(It’s probably hard, do it anyway) Asking for that day off because I couldn’t do it made me feel so guilty. Even afterward I felt like it was cop-out, that I was playing the ‘death card’, that it made me weak. I was pretty hard on myself the whole next day but I kept rationalizing and rationalizing and rationalizing. I kept telling myself it was okay to need that. That I shouldn’t feel guilty. My mind and I go at it like that all the time – we have to. If I listened to everything my brain said without fighting back – well, I’d be miserable.
Create boundaries with where you spend your time and energy. Imagine that you’re giving a set of “50 Holiday Points”. Each thing that you do is either a -/+. Spending time in your jammies watching the Grinch is +5 points. Going to a holiday party is -20 holiday points. Make sure that you spend them wisely.
Set realistic expectations.
You’re probably going to have periods of depression. You might not want to celebrate in the way that you are used to. If you want to take this holiday off and spend the time ignoring it – you know what? Go for it. If you’re not ready to process it or if you don’t feel like faking it till you make it – don’t. The world won’t end. Focus on hygge and self-care. If you need to tone down the social activities or spend more time with your loved ones relaxing at home – let yourself.
Allow yourself to feel all of your feelings.
There might be some messy and unexpected ones thrown in there. Don’t judge yourself too harshly. Resentment and anger are normal parts of grief. Feeling those things isn’t bad if you understand why you’re feeling them. Grief can manifest itself in so many ways – exhaustion, a short-temper, anger, resentment, frustration, impatience. When we see where our feelings come from it’s easier to manage our reaction to them.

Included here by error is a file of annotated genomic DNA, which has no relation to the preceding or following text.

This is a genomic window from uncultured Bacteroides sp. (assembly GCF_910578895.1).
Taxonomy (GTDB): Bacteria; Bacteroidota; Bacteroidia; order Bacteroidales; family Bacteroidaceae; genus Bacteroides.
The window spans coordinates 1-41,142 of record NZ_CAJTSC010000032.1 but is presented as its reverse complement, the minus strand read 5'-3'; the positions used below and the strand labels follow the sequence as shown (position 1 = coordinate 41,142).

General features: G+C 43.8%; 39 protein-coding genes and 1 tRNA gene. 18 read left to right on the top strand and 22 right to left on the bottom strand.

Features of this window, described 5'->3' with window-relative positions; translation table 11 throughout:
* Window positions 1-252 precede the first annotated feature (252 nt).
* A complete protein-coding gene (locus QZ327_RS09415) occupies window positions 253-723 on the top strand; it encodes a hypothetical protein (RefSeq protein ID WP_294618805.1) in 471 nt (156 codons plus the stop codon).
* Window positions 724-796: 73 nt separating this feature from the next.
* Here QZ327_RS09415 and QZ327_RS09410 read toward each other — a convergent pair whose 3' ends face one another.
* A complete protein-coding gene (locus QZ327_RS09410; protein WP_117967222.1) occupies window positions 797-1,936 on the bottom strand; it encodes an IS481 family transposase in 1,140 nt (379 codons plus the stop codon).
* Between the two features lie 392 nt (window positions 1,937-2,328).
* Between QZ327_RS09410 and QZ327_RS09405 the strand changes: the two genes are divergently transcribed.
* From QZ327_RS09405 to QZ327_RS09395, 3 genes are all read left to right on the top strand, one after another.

You’re also allowed to be happy. You can have fun and laugh and make wonderful Christmas memories and that says nothing about how much you loved the person you miss. It doesn’t mean your love is/was less. You don’t have to force yourself to feel sad and depressed because that’s what grief is supposed to look like.
I wrote Self-Care for Grief earlier this year and Self-Care for the Holidays. If you want to keep your mind on something light, positive and fun – try out my Winter Self-Care Challenge. Most of all though – check-in with how you’re feeling on a regular basis and then listen to that need, whatever it is. That’s the most life-changing part of self-care. It’s the one secret, key, the magic – to happiness, to life, to everything. Listening to that gut feeling about what you need and then doing it even when it’s hard and uncomfortable – that’s the best thing you can do for yourself.
Find a way to honor them.
An old tradition, a new tradition – do something that helps you honor their memory. For me it’s food. My mom used to make these amazing sugar cookies during the holidays and my favorite memories are decorating them with her and my sister. I asked my partner to make them for me and it was such a lovely way for me to merge my grief and feelings into something positive.
Watch their favorite movie, light a candle for them, create a playlist of their Christmas favorites. Embrace their memory but do it gently.